Why Willie Mae Thornton Matters

Univ. of Texas. (Music Matters). Sept. 2023. 240p. ISBN 9781477321188. $24.95. MUSIC
Impressive research and thoughtful commentary illuminate the life and career of Willie Mae “Big Mama” Thornton (1926–84) in this eloquent volume. Thornton’s vocal artistry—a blues style drawn from gospel and Black musical traditions—was a sound she made distinctly her own. Known for her powerful renditions, superior songwriting (“Ball ’n’ Chain”), and creative vocal and harmonica improvisations, she was fearless in her unconventional presentation both onstage and off. DJ/artist/writer Denise (former visiting professor of Africana studies, Williams Coll.) incisively analyzes Thornton’s hard-won musical career performing worldwide, from Europe to Harlem’s Apollo Theater and at numerous music festivals. The book also offers biographical details, discusses the speculation about her queerness, and sets everything within a social and historical context. No stranger to racial and gender discrimination, Thornton was also a victim of it within the recording industry, which made her lose royalties and professional credits. Three years before Elvis, she recorded “Hound Dog,” a song written for her that she took to #1 on Billboard, but she is rarely acknowledged for its success. What emerges is a portrait of an extraordinary woman who influenced later blues, rock, and pop music performers such as Janis Joplin.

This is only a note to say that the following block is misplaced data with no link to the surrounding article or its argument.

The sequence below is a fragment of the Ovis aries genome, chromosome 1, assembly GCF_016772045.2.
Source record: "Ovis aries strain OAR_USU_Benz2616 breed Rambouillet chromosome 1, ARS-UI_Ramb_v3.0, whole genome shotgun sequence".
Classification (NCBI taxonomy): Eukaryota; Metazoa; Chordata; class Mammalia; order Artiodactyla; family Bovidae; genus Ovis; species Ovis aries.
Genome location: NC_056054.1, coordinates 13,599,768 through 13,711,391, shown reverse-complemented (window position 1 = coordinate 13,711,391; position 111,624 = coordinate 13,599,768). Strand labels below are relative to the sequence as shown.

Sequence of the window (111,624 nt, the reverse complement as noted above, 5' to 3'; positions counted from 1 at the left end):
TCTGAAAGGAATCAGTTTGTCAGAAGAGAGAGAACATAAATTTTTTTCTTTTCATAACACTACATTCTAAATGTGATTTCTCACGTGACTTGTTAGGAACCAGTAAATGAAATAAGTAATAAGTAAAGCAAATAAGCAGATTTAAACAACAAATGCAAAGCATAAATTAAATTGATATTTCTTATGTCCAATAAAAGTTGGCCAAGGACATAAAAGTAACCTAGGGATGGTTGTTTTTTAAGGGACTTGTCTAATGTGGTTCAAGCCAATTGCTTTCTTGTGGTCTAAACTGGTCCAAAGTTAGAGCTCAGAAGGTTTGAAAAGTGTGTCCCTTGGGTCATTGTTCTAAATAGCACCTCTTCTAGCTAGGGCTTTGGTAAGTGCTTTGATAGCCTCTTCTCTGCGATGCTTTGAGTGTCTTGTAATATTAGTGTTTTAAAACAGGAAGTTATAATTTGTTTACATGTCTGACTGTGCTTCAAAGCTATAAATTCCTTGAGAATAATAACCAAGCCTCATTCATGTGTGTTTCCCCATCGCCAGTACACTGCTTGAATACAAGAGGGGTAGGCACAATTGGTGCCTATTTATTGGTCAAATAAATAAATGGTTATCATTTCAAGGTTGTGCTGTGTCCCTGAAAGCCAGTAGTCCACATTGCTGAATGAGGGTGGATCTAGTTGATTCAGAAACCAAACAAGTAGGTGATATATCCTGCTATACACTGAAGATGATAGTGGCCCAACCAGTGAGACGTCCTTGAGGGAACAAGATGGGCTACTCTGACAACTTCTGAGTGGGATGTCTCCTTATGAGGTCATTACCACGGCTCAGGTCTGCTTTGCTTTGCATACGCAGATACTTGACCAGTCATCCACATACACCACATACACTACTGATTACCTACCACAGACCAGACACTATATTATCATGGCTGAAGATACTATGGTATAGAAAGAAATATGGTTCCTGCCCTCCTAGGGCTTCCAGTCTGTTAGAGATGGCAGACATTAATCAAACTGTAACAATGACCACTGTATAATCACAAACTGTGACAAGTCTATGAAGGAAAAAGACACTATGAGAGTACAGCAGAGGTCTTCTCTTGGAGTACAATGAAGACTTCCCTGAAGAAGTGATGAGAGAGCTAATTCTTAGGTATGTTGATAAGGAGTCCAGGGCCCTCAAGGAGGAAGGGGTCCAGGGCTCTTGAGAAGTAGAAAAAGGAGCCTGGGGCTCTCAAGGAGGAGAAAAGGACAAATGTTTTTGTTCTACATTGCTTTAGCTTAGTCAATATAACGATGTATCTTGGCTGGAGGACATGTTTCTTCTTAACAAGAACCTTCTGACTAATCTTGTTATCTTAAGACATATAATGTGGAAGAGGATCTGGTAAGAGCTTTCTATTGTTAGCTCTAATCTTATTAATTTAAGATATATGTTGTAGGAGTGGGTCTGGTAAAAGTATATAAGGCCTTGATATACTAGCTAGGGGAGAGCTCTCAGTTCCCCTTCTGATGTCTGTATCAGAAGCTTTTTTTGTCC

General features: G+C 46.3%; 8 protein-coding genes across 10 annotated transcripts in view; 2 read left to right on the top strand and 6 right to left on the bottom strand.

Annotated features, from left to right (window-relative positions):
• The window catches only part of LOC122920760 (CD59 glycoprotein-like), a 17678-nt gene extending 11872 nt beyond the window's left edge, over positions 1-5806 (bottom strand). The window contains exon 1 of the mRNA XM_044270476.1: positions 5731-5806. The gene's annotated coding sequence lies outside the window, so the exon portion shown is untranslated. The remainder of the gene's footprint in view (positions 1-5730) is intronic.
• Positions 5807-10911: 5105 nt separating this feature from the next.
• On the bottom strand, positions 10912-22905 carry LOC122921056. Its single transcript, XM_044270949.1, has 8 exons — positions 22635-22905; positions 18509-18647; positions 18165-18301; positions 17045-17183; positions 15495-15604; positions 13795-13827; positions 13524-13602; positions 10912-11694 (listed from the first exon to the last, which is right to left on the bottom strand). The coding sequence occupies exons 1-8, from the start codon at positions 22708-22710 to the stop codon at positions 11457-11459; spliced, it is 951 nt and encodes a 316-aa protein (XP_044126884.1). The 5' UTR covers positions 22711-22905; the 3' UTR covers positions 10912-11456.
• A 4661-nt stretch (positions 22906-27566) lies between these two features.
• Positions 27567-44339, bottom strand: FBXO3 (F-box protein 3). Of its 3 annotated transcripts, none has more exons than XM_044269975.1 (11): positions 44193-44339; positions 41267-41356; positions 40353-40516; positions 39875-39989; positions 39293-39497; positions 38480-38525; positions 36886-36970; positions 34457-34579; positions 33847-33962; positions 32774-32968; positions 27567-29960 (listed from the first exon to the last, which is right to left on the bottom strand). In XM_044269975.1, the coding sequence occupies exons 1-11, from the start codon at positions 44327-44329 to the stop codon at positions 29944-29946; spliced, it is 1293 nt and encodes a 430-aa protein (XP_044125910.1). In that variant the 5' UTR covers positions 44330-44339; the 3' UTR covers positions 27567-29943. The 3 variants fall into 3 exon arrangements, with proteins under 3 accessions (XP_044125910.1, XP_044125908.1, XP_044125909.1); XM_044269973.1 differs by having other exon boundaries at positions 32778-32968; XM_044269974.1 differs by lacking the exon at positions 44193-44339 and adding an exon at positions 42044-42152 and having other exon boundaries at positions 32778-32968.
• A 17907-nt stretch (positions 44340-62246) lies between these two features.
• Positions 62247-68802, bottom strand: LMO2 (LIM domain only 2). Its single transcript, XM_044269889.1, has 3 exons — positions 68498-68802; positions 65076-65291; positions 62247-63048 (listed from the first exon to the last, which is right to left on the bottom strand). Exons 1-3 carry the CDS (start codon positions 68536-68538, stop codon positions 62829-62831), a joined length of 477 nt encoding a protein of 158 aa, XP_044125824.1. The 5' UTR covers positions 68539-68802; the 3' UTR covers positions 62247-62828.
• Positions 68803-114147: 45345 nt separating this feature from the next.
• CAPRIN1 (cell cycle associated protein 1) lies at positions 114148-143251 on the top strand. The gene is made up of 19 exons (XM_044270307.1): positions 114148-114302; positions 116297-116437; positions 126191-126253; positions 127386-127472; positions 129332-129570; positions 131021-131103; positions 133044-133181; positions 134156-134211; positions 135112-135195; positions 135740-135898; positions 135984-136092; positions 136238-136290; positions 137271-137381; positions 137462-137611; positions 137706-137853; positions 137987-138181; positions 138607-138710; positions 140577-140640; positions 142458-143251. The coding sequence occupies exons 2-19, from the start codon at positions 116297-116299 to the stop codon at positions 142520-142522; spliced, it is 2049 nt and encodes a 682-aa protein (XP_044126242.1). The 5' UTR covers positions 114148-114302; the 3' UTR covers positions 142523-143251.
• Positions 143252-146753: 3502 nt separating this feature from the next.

VERDICT An engaging and well-written must-read with generous resources for further study.
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